linkthink re: hip-hop, reggae, the US, jamaica, and anything else wayne wants to wax on


a likkle more science

another friend who was at the trial provides a few more illuminating thoughts and points re: the scientist case.

first, he confirms that scientist didn't lose the case on the basis of the issue of the originality of dub music. no, that originality, apparently, was established conclusively--which i think we can all agree is a good and reasonable decision. rather, scientist lost on the basis of who owns the rights to the music, and the court decided those rights rest with the producer. this is not surprising, considering that that's the way it has always been in jamaican music.

also, apparently jammy testified about the business arrangements at tubby's studio. and because jammy was higher on the business chain than scientist at tubby's, his testimony carried some real weight. as an engineer mixing dub versions, scientist was (in jamaican music-industry terms) really no different than a singer or studio instrumentalist--neither of which currently have substantial claims on music in JA.

finally, if scientist had won the case, it would have forced a serious reorganization of the entire jamaican music industry. all of the creators of "version-based" music (engineers, DJs, etc.) would now have claims against producers.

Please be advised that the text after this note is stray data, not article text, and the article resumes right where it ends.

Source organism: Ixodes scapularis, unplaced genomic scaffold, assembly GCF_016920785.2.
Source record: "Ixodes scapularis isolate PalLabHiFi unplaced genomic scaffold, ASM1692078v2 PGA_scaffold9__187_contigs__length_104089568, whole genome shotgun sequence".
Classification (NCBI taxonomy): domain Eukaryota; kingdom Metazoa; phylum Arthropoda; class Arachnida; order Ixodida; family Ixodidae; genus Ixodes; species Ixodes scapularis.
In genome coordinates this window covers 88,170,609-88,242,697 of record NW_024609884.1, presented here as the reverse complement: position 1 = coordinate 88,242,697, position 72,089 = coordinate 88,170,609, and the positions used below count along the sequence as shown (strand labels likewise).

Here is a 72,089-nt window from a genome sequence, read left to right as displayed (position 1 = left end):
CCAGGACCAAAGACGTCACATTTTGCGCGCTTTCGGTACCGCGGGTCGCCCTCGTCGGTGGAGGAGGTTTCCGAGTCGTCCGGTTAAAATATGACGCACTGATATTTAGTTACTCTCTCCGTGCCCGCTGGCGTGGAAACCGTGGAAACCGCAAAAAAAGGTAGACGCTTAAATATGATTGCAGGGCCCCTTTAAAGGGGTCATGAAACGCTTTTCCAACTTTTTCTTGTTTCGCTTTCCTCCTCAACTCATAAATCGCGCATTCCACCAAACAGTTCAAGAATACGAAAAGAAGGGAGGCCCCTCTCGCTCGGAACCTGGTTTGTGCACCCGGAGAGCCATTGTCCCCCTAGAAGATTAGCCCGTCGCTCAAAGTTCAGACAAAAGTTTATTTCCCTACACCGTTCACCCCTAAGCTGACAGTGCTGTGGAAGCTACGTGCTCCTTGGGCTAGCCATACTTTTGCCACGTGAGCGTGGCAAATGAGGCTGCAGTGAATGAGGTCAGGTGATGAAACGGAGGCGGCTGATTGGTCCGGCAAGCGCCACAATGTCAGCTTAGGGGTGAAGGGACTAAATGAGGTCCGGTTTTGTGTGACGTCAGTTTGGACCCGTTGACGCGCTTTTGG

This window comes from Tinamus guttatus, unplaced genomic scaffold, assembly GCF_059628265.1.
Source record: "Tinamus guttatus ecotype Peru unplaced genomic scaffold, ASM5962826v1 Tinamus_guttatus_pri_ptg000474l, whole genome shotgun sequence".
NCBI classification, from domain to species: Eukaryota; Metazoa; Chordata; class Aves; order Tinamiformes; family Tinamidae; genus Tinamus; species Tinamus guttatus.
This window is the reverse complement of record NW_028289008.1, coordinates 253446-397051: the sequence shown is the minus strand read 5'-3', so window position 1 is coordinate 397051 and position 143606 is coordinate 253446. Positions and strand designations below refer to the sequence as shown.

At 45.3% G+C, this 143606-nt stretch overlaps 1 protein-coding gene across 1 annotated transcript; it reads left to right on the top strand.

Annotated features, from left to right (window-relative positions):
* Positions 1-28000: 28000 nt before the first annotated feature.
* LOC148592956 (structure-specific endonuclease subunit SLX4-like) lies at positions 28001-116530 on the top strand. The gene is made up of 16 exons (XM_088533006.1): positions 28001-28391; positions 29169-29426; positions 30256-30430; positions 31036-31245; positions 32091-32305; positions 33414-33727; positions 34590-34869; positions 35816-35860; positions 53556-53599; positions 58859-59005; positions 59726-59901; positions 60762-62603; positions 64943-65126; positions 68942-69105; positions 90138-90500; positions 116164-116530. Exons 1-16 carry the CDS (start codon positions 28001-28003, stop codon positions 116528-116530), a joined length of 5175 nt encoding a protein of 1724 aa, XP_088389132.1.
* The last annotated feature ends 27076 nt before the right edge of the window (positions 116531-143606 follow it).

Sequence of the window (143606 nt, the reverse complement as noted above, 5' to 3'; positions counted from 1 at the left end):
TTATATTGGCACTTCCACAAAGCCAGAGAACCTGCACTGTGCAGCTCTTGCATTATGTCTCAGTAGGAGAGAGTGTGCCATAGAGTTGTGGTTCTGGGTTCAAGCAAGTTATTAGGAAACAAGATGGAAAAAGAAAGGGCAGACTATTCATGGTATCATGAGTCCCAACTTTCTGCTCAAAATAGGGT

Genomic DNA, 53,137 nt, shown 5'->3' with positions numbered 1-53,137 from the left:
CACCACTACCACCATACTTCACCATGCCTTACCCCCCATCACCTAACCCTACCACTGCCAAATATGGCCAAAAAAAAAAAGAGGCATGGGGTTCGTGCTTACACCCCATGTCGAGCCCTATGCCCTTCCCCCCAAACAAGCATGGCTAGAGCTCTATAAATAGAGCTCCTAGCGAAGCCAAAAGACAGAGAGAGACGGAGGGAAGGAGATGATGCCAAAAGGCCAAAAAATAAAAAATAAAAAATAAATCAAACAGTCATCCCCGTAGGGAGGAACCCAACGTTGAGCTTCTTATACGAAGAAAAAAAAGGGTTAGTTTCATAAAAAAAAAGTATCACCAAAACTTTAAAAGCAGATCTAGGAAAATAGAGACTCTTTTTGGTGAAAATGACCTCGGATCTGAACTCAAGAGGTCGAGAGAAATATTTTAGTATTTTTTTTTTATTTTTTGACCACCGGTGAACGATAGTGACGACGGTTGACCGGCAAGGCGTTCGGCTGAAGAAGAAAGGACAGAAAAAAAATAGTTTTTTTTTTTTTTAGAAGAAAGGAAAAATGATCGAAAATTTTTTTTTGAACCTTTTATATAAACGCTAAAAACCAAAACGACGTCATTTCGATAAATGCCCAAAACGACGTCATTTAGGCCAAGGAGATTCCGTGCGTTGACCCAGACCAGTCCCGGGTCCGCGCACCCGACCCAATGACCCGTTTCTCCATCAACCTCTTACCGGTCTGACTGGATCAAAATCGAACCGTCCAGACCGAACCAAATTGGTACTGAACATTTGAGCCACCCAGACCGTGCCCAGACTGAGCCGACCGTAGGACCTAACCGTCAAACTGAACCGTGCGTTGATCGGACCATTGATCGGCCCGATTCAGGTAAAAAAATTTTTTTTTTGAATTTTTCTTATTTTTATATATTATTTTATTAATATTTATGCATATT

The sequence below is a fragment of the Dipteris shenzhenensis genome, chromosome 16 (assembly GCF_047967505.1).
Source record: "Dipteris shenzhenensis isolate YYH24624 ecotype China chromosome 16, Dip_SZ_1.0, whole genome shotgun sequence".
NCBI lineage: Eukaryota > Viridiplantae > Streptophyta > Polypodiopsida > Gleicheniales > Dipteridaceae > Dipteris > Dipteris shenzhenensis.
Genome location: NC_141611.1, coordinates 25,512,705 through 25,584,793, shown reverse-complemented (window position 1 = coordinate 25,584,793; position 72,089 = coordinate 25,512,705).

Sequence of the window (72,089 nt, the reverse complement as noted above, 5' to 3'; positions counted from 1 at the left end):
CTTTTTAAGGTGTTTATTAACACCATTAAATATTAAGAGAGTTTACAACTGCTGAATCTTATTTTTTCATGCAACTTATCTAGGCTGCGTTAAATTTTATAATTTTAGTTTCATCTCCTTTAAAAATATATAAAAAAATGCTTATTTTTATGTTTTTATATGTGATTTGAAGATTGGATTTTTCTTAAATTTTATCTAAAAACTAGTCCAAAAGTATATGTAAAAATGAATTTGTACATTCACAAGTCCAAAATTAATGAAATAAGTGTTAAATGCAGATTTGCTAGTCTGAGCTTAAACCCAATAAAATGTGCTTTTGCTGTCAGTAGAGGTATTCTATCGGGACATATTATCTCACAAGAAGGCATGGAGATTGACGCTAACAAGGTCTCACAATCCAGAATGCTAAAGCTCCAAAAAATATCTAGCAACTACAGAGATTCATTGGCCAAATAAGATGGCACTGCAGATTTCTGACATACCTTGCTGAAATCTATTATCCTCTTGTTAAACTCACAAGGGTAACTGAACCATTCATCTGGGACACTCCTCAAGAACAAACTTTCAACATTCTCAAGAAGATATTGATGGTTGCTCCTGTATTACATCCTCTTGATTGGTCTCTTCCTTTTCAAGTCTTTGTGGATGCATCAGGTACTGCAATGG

this last point is definitely the one that i'm most interested in, though i think it's fair to point out that these arrangements in the jamaican music-industry are not very different from those in the american music-industy. i'm not sure why instrumentalists, DJs, vocalists, and engineers haven't staked a stronger claim to the music they helped produce. so often, there is little to negotiate in these matters, though, as a daily wage and the opportunity to succeed are enough to tempt one to submit to business-as-usual. even so, this doesn't mean that the status quo should stay so.

when it comes down to it, this is just another case of those with capital exploiting the labor of others. i hope that someday a case will come along and challenge the current system so that the proceeds of such amazing music can be shared more equally. obviously, this is tricky business, but it's not rocket science. let's leave the rocket science to the scientists (and afro-futurist musicians) and establish some fairer business practices.


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